Galaxy Gaming, Inc. GLXZ USA Proxy Contest 28-Aug-19
Indian Oil Corp. Ltd. 530965 India Annual 28-Aug-19
PT Bank Mandiri (Persero) Tbk BMRI Indonesia Special 28-Aug-19
Sun Pharmaceutical Industries Ltd. 524715 India Annual 28-Aug-19
Yonyou Network Technology Co., Ltd. 600588 China Special 29-Aug-19
Oil & Natural Gas Corp. Ltd. 500312 India Annual 30-Aug-19
Vertical Capital Income Fund VCIF USA Proxy Contest 30-Aug-19
Bharat Petroleum Corporation Limited 500547 India Annual 30-Aug-19
PT Bank Negara Indonesia (Persero) Tbk BBNI Indonesia Special 30-Aug-19
Hindalco Industries Limited 500440 India Annual 30-Aug-19
Gazprom Neft PJSC SIBN Russia Special 2-Sep-19
PT Bank Rakyat Indonesia (Persero) Tbk BBRI Indonesia Special 2-Sep-19
Vitasoy International Holdings Limited 345 Hong Kong Annual 4-Sep-19
Powszechny Zaklad Ubezpieczen SA PZU Poland Special 6-Sep-19

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News Roundup

The US Securities and Exchange Commission is set to impose new regulatory oversight on proxy advisory firms, increasing legal scrutiny on their methods for offering shareholder voting recommendations.

The changes are a victory for corporate lobby groups, who have argued Institutional Shareholder Services and Glass Lewis wield too much power in battles over corporate governance.

Commissioners are voting at a meeting on Wednesday to approve guidance clarifying that proxy advisers are subject to anti-fraud rules concerning materially false or misleading statements. Current SEC guidance was vague on whether proxy advisers must adhere to anti-fraud provisions, the agency said.

Financial Times | August 21, 2019

CEOs Spurn Investor-First Model. Now Critics Ask ‘What's Next?’

It seemed, at least on paper, like a tectonic shift of American capitalism: The deviation from the long-held conviction that shareholder returns must always reign supreme.

In a 300-word statement released Monday, 181 leaders of some of the world’s largest companies endorsed a philosophical redrawing of the purpose of a corporation. The goal, according to JPMorgan Chase & Co.’s Jamie Dimon, chairman of the Business Roundtable, must be to promote an economy that serves all Americans, not just investors.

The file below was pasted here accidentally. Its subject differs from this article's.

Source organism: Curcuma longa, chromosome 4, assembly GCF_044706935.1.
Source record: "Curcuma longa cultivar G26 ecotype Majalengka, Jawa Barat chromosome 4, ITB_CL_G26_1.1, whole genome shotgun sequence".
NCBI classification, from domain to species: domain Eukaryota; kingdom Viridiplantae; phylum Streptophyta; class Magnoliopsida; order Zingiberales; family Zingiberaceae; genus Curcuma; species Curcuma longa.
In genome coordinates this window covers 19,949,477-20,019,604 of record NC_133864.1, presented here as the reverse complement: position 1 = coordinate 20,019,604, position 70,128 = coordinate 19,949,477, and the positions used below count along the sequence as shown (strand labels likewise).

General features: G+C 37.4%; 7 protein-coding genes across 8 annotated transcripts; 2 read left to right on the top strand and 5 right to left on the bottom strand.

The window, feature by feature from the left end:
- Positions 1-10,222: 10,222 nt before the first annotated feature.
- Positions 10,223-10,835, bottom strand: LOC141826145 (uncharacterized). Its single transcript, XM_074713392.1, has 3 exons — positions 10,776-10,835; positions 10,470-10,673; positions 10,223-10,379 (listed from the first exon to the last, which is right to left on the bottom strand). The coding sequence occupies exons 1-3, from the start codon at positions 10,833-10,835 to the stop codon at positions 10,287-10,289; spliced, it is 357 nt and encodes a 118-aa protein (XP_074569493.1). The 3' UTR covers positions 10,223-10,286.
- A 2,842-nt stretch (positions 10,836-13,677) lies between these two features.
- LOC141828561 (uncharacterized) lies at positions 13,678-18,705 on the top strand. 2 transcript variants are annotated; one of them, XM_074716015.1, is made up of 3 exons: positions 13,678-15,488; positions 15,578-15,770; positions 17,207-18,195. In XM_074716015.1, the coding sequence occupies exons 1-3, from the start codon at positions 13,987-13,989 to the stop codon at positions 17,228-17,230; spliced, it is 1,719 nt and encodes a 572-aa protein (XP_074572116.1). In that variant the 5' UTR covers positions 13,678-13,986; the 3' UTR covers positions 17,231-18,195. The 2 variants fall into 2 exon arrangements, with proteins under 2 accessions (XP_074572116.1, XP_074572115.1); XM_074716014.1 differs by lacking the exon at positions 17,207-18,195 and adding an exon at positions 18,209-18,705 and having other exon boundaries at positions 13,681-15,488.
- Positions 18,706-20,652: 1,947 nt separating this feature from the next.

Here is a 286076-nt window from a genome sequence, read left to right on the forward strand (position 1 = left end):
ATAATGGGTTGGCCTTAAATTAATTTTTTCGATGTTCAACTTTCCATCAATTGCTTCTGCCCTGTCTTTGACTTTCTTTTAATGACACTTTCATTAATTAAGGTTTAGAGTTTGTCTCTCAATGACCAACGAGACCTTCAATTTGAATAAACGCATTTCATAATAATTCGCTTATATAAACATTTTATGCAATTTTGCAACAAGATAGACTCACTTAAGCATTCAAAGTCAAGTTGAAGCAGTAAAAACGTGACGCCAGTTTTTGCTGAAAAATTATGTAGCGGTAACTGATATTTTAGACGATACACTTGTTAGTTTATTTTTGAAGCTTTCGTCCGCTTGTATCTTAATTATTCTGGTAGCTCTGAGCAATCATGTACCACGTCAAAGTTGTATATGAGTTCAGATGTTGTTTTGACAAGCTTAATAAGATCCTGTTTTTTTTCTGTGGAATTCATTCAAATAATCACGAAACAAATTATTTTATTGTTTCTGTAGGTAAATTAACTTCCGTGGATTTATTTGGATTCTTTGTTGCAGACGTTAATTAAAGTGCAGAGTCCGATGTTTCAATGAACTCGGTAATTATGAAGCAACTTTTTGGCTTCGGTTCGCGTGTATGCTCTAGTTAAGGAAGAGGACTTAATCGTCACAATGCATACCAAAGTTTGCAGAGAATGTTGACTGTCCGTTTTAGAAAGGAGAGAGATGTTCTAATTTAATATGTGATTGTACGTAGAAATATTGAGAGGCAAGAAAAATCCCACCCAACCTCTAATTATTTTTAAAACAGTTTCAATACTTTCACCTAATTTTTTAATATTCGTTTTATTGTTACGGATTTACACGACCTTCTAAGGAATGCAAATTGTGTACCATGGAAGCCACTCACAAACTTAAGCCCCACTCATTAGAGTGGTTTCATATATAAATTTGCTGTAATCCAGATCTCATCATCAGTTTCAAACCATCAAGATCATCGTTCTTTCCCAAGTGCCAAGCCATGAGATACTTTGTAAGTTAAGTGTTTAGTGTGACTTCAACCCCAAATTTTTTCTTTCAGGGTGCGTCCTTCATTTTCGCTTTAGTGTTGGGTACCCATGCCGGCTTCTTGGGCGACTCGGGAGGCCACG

Critics quickly seized on the unknowns. Would activist investors overlook stock price dips if the cause could be traced to higher wages and better benefits for workers? Can chief executive officers, who last about six years on average and mainly get paid in company stock, reasonably be expected to run businesses with a decades-long mind-set?

The group “should be willing to be held accountable in their efforts to transition this statement into reality,” said Catherine Jackson, a former senior adviser for responsible investments at Dutch pension fund PGGM. “Stakeholders, including investors, need a line of sight into how these commitments are going to be actioned.”

Bloomberg | August 20, 2019

Investors’ New Weapon in Japan: Votes to Embarrass the Boss

Shareholders are growing more vocal in Japan, lodging protest votes against chief executives, presidents and other company directors.

Embarrassing bosses like that was once rare in the consensus-based corporate culture. But the taboo is weakening, as part of a yearslong push to improve Japanese companies’ profitability and corporate governance, and to encourage more involvement from investors.

It hasn’t led directly to the ouster of many leaders. But it has given stockholders a new weapon as they try to nudge companies around to their way of thinking. In some cases, such as with Olympus Corp., investors have managed to get their nominees onto boards.

The Wall Street Journal | August 20, 2019

Double- and even triple-digit growth in the amount of U.S. institutional assets in ESG investments shows no sign of slowing down, and public pension funds are leading the way.

Sustainable, responsible and impact investing assets reached $12 trillion in early 2018, according to the U.S. SIF Foundation's biennial Report on U.S. Sustainable, Responsible and Impact Investing Trends. That 38% jump from 2016 represents a compound annual growth rate of 13.6% since the U.S. SIF Foundation started measuring U.S. assets in 1995.

The lion's share — $8.6 trillion — is managed on behalf of U.S. institutional investors.

Public pension funds and other publicly pooled portfolios accounted for 54% of the $8.6 trillion, followed by insurance companies at 37%, education-related organizations at 6%, and foundations and labor organizations at 1% each.

Pensions & Investments | August 19, 2019

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ISS Updates & Links

Links in these sections are available to subscribers through our on-line platform. 

To access these documents, first log into Governance Analytics and then click on Governance Exchange (or Special Situations Research for those noted items) to enable these links:

2019 ISS Publications

Building a Climate Change Voting Policy (available on ISS website)